Last year I bumped into A-Z Blogging Challenge towards the end of March and having been an irregular blogger took it up to push myself out of my own comfort blogozone. I blogged to the letters without a theme and yes, it did get a bit stressful at times.
This year should be different (and of course, less stressful), I decided. Camp NaNoWriMo is in full swing this April. So, why not blog about my journey with NaNoWriMo as the Asia::India ML which I have been since 2011? And perhaps throw in some writing tips – from writers of yore and also some from me (with five first drafts written and one being edited, and having access to thousands of Wrimos writing one every year, I could share an insight or two, no?).
Okay, don’t shudder. It is not going to be about Me, Me, and Me.
I aim to present to you a fun peek into the life of a NaNoWriMo ML as well as the agony and the ecstasy of writing.
Today, then, is about Authorial Aspirations.
Writing for me came as a ‘should’. There was always this teeny-weeny voice (‘The Voice’) within me that piped up at the strangest of times saying, “You should write.” Should?!?! Should?!?! Well, no-one says ‘No’ to ‘The Voice’. So, as a practicing fashion designer I looked for ways to write. Even as a trained jewellery designer. Articles for trade magazines and newsletters were followed by editing opportunities from newsletters of local environmental groups. It was all good.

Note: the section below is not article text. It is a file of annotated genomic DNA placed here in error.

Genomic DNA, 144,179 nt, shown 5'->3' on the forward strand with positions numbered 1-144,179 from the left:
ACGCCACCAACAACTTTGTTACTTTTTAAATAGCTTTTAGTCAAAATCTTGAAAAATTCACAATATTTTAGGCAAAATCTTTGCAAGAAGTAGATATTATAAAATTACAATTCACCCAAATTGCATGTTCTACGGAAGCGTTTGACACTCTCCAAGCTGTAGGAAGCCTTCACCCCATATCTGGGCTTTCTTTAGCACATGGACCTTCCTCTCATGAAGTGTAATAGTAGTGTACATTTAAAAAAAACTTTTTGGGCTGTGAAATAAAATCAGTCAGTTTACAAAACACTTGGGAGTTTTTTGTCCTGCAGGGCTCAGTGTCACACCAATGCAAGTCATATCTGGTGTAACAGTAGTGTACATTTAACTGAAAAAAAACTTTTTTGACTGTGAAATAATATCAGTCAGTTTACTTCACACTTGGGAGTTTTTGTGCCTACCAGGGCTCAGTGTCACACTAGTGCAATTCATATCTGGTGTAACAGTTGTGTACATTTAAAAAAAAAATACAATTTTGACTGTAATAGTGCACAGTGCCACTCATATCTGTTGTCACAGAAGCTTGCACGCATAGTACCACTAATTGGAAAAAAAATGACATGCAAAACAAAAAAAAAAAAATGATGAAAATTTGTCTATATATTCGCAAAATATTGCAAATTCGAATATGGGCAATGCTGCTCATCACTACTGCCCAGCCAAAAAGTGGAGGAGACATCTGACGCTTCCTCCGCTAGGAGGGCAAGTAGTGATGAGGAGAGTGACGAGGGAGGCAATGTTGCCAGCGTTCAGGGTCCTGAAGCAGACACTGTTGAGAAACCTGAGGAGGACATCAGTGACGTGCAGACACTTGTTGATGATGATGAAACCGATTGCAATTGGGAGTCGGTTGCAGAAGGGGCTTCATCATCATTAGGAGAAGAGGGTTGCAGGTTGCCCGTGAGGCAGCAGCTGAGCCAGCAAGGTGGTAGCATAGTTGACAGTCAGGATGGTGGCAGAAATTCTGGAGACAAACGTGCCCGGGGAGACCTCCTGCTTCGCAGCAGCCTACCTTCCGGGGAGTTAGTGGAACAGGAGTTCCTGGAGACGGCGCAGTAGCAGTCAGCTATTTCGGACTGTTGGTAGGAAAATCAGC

And then, one day in 2009, ‘The Voice’ wanted me to write fiction, more specifically, a novel. Which is when I bumped into NaNoWriMo (nanowrimo[dot]org), on 31st October, 2009 and wrote my first novel in the month of November, that same year. And the next year too.
In 2011, I became an ML (More about this at ‘M’, perhaps). For the past two years I had been totally focused on writing my own novels. But now, besides writing my own novel I had to be the Main Motivator for others who too retained a desire to write one. In fact, helping other writers fulfill their authorial aspirations and reach their writing goals seemed to give me even greater satisfaction than writing my own novel.
This doesn’t take away from the fact that writing my first novel was so much wonderful fun. Words just flowed. Colourful characters were born with ease and they melded well with each other. There was a plot, too. And interesting conflicts. Perhaps, some day I might edit it.
Writing Tip#1: First drafts are best written speedily. Yes, a lot of the writing might be crap but the speediness puts the thinking brain on hold and brings forth the feeling brain which is where all the best stories come from. (Sonia Rao).